Save the Children

Children’s Communities are an approach to tackling child poverty developed by Save the Children and a number of academic and community partners across the UK. Inspired by Harlem Children’s Zone and based on principles of Collective Impact, Children’s Communities are an alliance of local citizens, professionals and wider partners who seek to improve the life chances of children growing up in their areas, from cradle to career.

Each Children’s Community is locally driven, hosted by key local sponsor organisations and supported by Save the Children through a combination of expertise, funding and evaluation.

Children’s Communities were developed in recognition of three key realities:

1. Children’s life chances are shaped by a very wide range of interacting factors: immediate family relationships, their home environment, local services, social networks and wider circumstances. We need to develop an approach that recognises the importance of working with this system as a whole, and does so in a strategic, long-term and asset-based way.

2. Different places have different assets, face different challenges and experience different dynamics and opportunities, even where levels of economic disadvantage are similar. We need to work in a way that recognises and builds on the unique strengths and challenges of each area, and to invest in local approaches for transforming children’s futures.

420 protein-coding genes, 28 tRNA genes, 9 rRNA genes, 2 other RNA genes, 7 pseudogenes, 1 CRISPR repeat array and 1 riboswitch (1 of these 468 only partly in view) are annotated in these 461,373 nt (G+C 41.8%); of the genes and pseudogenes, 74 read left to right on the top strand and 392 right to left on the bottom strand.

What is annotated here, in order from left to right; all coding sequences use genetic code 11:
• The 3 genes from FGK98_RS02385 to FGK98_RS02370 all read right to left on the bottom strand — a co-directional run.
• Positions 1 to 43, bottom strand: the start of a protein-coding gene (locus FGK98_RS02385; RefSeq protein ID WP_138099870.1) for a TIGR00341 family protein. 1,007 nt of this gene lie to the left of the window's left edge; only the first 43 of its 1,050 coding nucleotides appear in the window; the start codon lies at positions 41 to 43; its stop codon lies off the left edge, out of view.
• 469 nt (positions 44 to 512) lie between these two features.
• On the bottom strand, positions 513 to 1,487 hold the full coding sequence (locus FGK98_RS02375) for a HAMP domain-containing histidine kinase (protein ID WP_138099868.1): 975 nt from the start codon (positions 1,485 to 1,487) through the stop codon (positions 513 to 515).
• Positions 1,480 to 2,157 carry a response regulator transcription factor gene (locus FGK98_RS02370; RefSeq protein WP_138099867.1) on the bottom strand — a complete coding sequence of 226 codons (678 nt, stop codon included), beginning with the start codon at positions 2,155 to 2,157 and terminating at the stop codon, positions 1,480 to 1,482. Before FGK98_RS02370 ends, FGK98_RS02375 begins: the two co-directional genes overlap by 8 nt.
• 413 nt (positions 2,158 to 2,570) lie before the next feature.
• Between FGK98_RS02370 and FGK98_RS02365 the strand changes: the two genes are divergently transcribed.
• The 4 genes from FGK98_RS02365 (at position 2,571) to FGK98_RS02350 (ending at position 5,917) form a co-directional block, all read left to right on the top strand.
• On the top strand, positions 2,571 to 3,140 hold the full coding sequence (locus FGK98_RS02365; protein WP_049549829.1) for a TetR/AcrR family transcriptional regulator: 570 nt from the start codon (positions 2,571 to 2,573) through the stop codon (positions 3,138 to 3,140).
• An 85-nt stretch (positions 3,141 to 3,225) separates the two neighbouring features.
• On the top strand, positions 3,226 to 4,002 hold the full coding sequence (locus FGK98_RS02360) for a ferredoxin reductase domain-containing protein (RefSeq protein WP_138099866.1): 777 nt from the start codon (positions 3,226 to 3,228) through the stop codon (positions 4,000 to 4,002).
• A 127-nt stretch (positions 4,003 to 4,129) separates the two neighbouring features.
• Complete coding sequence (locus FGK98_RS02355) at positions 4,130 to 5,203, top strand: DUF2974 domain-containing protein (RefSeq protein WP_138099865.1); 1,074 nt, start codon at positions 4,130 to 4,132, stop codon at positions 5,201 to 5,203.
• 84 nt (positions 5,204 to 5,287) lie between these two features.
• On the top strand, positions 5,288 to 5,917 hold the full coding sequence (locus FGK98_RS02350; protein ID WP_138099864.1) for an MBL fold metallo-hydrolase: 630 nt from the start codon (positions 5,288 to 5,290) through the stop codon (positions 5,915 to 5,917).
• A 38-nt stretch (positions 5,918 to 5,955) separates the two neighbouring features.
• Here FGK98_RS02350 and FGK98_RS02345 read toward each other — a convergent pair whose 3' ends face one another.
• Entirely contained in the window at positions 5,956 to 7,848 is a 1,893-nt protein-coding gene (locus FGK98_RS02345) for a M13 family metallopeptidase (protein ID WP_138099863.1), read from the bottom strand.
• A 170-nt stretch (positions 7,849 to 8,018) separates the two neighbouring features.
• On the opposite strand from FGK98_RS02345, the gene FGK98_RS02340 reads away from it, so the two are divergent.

3. The huge amount of energy, goodwill and resource poured into tackling the effects of child poverty can lead to duplication and waste, particularly where there is not an overarching strategy or urgency around what success looks like. We need to support people working to improve children’s lives by helping to align efforts and energies at a local level.

Children’s Community share the following features:

A neighbourhood: Children’s Communities are located in disadvantaged places with a history of partnership working for children and a collective commitment to take this to the next level.

A shared vision: Local services develop and implement a coordinated plan for helping children thrive, based on a shared vision for children and a shared analysis of children’s needs.

Integrated and holistic: Children’s Communities support children in the round and across the different stages of childhood, helping them to transition between family, school and community.

Generational: Children’s Communities work over the long-term. They tackle presenting symptoms and underlying causes simultaneously.

Powered by local voices: Children’s Communities are locally led. They identify their strengths, harness the power of local networks and relationships, and support people to find their own solutions.